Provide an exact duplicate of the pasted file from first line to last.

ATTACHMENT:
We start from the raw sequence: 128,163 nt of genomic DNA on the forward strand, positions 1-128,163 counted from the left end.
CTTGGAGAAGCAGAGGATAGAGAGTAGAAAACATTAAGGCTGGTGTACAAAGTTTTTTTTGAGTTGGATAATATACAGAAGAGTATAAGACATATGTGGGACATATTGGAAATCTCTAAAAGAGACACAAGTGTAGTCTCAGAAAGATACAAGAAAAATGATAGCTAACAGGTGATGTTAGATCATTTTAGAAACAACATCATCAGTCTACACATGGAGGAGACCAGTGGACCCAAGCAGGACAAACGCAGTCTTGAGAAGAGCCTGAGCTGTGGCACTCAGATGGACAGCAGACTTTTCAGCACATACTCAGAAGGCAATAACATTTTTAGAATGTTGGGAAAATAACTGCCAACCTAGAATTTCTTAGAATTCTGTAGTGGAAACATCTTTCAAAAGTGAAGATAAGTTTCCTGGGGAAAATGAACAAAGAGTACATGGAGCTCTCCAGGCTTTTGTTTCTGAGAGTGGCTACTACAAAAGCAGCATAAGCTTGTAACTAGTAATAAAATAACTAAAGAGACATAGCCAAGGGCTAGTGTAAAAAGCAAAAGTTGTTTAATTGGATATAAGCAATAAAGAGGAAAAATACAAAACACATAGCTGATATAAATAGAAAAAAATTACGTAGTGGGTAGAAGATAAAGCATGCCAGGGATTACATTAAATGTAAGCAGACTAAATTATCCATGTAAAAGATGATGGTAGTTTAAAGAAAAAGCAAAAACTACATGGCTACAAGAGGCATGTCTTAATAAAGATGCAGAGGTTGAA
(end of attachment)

We start from the raw sequence: 128,163 nt of genomic DNA on the forward strand, positions 1-128,163 counted from the left end.
CTTGGAGAAGCAGAGGATAGAGAGTAGAAAACATTAAGGCTGGTGTACAAAGTTTTTTTTGAGTTGGATAATATACAGAAGAGTATAAGACATATGTGGGACATATTGGAAATCTCTAAAAGAGACACAAGTGTAGTCTCAGAAAGATACAAGAAAAATGATAGCTAACAGGTGATGTTAGATCATTTTAGAAACAACATCATCAGTCTACACATGGAGGAGACCAGTGGACCCAAGCAGGACAAACGCAGTCTTGAGAAGAGCCTGAGCTGTGGCACTCAGATGGACAGCAGACTTTTCAGCACATACTCAGAAGGCAATAACATTTTTAGAATGTTGGGAAAATAACTGCCAACCTAGAATTTCTTAGAATTCTGTAGTGGAAACATCTTTCAAAAGTGAAGATAAGTTTCCTGGGGAAAATGAACAAAGAGTACATGGAGCTCTCCAGGCTTTTGTTTCTGAGAGTGGCTACTACAAAAGCAGCATAAGCTTGTAACTAGTAATAAAATAACTAAAGAGACATAGCCAAGGGCTAGTGTAAAAAGCAAAAGTTGTTTAATTGGATATAAGCAATAAAGAGGAAAAATACAAAACACATAGCTGATATAAATAGAAAAAAATTACGTAGTGGGTAGAAGATAAAGCATGCCAGGGATTACATTAAATGTAAGCAGACTAAATTATCCATGTAAAAGATGATGGTAGTTTAAAGAAAAAGCAAAAACTACATGGCTACAAGAGGCATGTCTTAATAAAGATGCAGAGGTTGAA